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Indian Motorcycle History
More than a century of heritage
The rebirth of Indian Motorcycles under the stewardship of Polaris Industries is the most significant industry development in years. Indian has been an iconic American brand for more than a century, and it still resonates among older motorcyclists.
Now with the weight of a well-capitalized, engineering-based company behind it, the latest Indians are poised for a successful resurrection. And unlike many of the pretenders to Harley-Davidson’s throne, which have a history of being quickly derided by the bar-and-shield crowd, the Indians, at worst, receive grudging respect. More often, they’re quite appreciated, as discussed in my Indian Acceptance editorial.
Catch up on the new Indians in the links below:
2014 Indian Motorcycle Review: Chief Classic, Chief Vintage and Chieftain
2014 Indian Chief – Reinventing an icon
2014 Indian Chieftain Review
2014 Harley-Davidson Street Glide Special vs. Indian Chieftain – Video
So, with Indian Motorcycles once again becoming prominent, we thought we’d look back at the rich history of the marque to find its notable milestones.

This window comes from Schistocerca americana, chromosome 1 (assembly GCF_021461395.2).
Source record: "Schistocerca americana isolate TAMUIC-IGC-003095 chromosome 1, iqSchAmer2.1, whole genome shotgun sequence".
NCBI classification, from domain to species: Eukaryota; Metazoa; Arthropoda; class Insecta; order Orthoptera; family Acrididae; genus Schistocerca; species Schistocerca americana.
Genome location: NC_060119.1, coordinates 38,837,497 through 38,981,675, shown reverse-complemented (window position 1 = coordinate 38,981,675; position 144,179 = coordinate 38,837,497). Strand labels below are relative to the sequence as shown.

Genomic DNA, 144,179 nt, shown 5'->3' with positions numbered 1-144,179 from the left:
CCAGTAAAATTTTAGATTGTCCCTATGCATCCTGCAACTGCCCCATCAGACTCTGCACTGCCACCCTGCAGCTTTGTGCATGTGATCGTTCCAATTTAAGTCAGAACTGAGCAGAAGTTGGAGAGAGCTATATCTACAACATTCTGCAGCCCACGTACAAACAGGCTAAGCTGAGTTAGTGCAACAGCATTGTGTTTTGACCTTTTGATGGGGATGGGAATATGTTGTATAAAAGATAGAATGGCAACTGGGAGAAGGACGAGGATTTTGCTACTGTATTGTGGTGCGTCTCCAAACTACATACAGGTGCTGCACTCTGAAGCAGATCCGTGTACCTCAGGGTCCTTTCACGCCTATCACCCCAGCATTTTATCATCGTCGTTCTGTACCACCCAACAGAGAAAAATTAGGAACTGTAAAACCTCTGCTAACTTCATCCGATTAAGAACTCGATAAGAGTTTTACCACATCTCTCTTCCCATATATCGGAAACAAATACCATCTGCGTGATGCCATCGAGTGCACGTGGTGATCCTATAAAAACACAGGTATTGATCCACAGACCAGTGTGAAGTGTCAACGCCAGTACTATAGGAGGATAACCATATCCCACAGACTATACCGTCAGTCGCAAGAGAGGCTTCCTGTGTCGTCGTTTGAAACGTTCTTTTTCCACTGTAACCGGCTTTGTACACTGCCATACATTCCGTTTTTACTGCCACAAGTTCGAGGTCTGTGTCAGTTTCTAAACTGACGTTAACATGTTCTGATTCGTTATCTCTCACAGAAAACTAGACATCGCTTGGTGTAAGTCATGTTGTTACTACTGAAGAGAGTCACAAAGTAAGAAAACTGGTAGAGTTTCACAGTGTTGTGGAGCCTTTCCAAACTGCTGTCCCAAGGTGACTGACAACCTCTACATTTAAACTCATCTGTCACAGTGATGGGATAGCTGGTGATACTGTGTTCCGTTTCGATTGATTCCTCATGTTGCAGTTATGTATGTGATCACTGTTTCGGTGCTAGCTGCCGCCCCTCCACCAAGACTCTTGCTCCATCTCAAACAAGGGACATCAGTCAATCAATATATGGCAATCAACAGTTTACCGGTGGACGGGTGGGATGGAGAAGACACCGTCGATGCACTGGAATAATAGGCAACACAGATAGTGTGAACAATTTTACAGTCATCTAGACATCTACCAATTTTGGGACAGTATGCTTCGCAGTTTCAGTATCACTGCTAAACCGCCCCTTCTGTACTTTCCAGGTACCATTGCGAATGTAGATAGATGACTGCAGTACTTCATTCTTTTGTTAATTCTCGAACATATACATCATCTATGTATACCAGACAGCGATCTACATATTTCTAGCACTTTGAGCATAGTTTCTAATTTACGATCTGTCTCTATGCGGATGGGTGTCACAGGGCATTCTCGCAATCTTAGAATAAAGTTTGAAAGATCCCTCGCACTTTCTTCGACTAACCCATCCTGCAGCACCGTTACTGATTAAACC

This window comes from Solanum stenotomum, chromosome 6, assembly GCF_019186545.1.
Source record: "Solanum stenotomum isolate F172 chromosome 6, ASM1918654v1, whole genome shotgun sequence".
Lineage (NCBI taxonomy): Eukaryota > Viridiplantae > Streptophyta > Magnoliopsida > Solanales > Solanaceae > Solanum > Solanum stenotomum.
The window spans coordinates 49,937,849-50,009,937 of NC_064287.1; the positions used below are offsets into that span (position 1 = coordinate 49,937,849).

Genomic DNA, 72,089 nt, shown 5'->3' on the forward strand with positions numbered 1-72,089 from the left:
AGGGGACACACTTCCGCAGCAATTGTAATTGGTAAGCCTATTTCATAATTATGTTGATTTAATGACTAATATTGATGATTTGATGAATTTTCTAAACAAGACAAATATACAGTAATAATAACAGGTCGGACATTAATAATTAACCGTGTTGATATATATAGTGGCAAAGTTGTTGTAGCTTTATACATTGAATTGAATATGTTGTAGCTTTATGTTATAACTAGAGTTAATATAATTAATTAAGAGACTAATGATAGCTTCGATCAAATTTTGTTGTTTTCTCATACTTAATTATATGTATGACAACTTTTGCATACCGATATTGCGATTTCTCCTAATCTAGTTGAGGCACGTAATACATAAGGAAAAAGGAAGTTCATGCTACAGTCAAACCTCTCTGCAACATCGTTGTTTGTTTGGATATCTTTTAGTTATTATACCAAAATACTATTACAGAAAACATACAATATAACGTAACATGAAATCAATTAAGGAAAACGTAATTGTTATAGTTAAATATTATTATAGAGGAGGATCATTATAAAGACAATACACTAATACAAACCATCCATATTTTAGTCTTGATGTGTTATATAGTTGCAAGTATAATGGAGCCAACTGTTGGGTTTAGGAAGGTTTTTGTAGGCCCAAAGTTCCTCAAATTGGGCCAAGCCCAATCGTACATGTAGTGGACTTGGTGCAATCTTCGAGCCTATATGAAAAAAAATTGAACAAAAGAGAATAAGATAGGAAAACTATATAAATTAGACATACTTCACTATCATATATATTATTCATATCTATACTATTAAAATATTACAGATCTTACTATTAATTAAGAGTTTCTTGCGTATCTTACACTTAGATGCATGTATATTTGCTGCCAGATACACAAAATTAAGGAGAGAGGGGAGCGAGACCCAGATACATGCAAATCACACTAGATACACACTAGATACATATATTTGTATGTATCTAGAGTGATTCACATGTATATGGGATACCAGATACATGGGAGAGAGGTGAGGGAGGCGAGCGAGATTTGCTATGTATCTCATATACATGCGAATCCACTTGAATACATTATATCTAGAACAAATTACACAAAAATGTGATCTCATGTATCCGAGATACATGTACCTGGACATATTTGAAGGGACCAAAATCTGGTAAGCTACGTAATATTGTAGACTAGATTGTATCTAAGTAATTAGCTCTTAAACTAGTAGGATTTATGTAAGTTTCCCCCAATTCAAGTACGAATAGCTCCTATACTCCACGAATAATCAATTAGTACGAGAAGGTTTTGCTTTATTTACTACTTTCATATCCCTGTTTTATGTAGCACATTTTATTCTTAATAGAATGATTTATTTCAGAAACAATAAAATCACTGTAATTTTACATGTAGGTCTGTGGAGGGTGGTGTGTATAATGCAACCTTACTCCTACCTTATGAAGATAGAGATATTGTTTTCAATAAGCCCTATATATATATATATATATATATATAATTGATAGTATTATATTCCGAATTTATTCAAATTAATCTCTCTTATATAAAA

1901: Indian Motocycles (sic) is launched by Oscar Hedstrom and George Hendee in Springfield, MA. Prototype and two production units were built. 1902: First Indian motorcycle sold to public. 1903: Indian’s co-founder and chief engineer Oscar Hedstrom sets world motorcycle speed record at 56 mph. 1906: Indian debuts the first American production V-Twin. 1911: Indian sweeps the top three positions in first Isle of Man Mountain Course Race. 1913: First swingarm and leaf-spring rear suspension in the industry is introduced. Hedstrom resigns “after disagreements with the Board of Directors regarding dubious practices to inflate the company’s stock values,” according to Wikipedia. 1914: Debuts world’s first motorcycle with electric lights and starter. 1916: Hendee resigns from Indian. 1918: Indian unleashes a racing motorcycle powered by an overhead-cam, four-valve-per-cylinder Powerplus V-Twin that exceeds 120 mph. 1920: The Scout makes its introduction with a 42-degree V-Twin. 1922: The first Chief is unveiled, powered by a 61 cubic-inch (1000cc) V-Twin engine. 1923: The Big Chief debuts with a 74 ci (1200cc) V-Twin. 1927: The four-cylinder Ace is introduced, re-launched in 1928 as the Indian 401. Production of four-cylinder models ends in 1942. 1930: Indian merged with Du Pont Motors. 1932: Skirted fenders and saddle tank are added to the Chief. 1934: The Chief gets deeper valanced fenders and additional streamlining. 1937: Indian’s familiar enclosed chain guard enters production. “Iron Man” Ed Kretz laps the entire field on a Sport Scout to win the Inaugural Daytona 200. 1939: Wartime production includes an order for 5,000 Chiefs with sidecars for the government of France. 1940: The Chief gets full skirted fenders and introduces “plunger” (spring coupled to an oil-dampened shaft) rear suspension. 1945: Controlling interest of the company is sold and consolidated into the Torque Engineering Company. 1947: Indian-head fender light (“war bonnet”) is introduced. Chrome components make their debut. 1948: Floyd Emde uses a 648 Scout to win the first Daytona 200 held on new beach/road course. 1950: Telescopic fork is introduced. Engine enlarged to 79 c.i. (1300cc). 1951: Chief re-emerges after a one-year hiatus with a new 80 ci engine. 1953: Indian ceases production after failing to sell many motorcycles in the post-war era. 1955: Brockhouse Engineering buys the rights to Indian and sells rebadged Royal Enfields for five years. 1960: Associated Motor Cycles of England acquires the rights to Indian, but AMC goes into liquidation in 1962. 1963: American businessman Floyd Clymer begins using the Indian name on Italjet-sourced minibikes (the Papoose), apparently without acquiring legal rights to the Indian trademark. 1967: Burt Munro rides his modified 1920 Scout to an under-1000cc land-speed record at the Bonneville Salt Flats. His 183.586-mph mark remains unbeaten today. 1970: Clymer dies and his wife sells the alleged Indian assets to attorney Alan Newman, who continues selling rebadged Italjet two-stroke motorcycles. 1977: The Newman-era Indian declares bankruptcy. 1992: The Clymer claim to the trademark is transferred to Indian Motocycle Manufacturing Co. Inc. of Berlin, a corporation headed by Philip S. Zanghi. 1994: Indian Century V-Twin Chief prototype is rolled out by Wayne Baughman, president of Indian Motorcycle Manufacturing Incorporated, in New Mexico. 1997: Zanghi is convicted of securities fraud, tax evasion, and money laundering 1998: Eller Industries was given permission to purchase the Indian copyright from the receivers of the previous owner. Noted designer James Parker unveils renderings of a cruiser, sport cruiser and a sportbike. The public unveiling of the cruiser is thwarted by a restraining order from the receiver who claimed Eller had failed to meet the terms of the agreement. In December, a Federal bankruptcy court allowed the sale of the trademark to IMCOA Licensing America Inc. 1999: Indian Motorcycle Company of America is born from the merger of nine companies after the trademark-rights battle finally gets sorted. Production begins on a new Chief by California Motorcycle Company in Gilroy, CA, powered by an S&S-sourced Harley-Davidson clone V-Twin. 2002: The 100 c.i. Powerplus V-Twin, a heavily revised clone motor identifiable by new “bottlecap” cylinder-head design, debuts. 2003: Production of Gilroy Indians is halted in September after the company enters bankruptcy proceedings. 2004: Stephen Julius and Steve Heese, successful revivers of the struggling Chris-Craft Boat Company, acquire trademark rights and intellectual properties to Indian under the auspices of Stellican Limited, a private-equity firm. 2006: The newly formed Indian Motorcycle Company announces production in a new facility in King’s Mountain, North Carolina. 2008: Production begins on the 2009 Indian Chiefs based on the CMC-era Indians. 2009: Powerplus V-Twin is enlarged to 105 c.i. (1720cc) and fitted with fuel injection. 2011: Polaris Industries, the company behind Victory Motorcycles, acquires the Indian brand in April. In August, production shifts to Victory’s factory in Spirit Lake, IA. 2012: Production of the King’s Mountain-era Chief continues while development of the all-new Chief gets closer to realization. Facilities in Spirit Lake, IA, and Osceola, WI, are updated to accommodate production of new Chiefs. 2013: Final year of production of the King’s Mountain Chiefs. All-new Thunder Stroke 111 engine is introduced in March during Bike Week at Daytona Beach. The 2014 Chief three-model lineup is introduced on August 3 at the Sturgis Motorcycle Rally. The Classic is the bare-bones cruiser, while the extra-chromed Vintage adds quick-release saddlebags and windshield. The Chieftain, the first-ever Indian hard-bagger with a fairing, tops the lineup. Spirit Lake-era Chiefs hit dealers in September.